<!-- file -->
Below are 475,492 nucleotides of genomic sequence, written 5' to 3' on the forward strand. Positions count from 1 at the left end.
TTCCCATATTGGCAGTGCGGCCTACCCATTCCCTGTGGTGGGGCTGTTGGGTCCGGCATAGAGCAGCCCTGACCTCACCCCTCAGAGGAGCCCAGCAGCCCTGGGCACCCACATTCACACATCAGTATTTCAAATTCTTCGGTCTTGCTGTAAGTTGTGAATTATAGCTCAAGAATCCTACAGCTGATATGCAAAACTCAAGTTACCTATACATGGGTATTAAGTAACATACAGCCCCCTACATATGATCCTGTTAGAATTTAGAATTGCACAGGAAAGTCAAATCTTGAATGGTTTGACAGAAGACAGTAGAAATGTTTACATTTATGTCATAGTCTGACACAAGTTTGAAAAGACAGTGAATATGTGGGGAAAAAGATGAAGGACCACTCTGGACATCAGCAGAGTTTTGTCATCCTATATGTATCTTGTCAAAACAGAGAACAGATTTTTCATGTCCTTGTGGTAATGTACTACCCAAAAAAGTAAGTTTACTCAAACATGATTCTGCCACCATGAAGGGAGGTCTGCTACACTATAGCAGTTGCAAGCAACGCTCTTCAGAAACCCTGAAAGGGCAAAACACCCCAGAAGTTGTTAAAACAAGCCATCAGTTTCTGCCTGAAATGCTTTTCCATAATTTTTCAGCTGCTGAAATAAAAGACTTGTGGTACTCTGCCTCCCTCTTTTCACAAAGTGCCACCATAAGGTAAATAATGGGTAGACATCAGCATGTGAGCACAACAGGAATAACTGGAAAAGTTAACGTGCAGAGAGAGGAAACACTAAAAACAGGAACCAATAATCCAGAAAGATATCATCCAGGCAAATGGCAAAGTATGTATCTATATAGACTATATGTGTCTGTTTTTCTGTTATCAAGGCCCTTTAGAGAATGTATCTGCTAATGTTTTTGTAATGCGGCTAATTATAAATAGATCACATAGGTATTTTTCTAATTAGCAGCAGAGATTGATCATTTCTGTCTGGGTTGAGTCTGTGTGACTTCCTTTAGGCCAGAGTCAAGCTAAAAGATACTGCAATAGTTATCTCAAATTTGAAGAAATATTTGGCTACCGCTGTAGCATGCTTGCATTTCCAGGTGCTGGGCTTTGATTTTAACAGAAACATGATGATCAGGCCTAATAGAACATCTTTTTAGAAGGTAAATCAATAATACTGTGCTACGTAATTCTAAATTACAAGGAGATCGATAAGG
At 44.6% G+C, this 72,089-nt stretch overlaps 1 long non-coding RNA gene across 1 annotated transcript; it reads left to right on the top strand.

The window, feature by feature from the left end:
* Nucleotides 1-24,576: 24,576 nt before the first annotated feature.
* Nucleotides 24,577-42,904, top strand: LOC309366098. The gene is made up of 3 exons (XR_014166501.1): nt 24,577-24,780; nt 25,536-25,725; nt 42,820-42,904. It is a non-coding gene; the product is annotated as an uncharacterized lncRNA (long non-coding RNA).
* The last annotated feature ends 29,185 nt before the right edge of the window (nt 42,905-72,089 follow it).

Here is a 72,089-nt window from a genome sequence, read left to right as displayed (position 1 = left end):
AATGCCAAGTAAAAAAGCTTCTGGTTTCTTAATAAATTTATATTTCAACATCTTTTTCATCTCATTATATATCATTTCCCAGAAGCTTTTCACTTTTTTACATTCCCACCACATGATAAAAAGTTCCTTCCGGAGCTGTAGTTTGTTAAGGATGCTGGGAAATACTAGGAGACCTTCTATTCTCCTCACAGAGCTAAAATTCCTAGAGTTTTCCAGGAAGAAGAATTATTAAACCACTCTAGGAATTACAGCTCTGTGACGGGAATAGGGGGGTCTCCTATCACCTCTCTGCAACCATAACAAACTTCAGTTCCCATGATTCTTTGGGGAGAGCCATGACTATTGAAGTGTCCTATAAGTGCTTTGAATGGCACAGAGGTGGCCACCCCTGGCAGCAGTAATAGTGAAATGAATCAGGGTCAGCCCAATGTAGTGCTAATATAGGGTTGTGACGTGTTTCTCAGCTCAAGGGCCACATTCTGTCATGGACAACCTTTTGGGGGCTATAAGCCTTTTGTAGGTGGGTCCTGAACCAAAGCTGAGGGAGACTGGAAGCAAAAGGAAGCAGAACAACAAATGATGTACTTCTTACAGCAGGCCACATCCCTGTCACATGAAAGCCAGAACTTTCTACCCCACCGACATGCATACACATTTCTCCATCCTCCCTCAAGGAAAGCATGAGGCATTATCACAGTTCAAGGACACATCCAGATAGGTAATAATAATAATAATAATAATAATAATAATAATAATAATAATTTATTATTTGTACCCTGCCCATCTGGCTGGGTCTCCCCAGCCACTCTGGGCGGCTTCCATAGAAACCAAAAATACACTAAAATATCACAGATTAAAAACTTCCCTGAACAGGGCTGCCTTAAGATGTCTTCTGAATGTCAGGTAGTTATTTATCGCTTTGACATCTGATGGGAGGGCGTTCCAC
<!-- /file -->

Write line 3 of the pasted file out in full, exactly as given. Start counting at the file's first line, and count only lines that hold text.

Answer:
At 44.6% G+C, this 72,089-nt stretch overlaps 1 long non-coding RNA gene across 1 annotated transcript; it reads left to right on the top strand.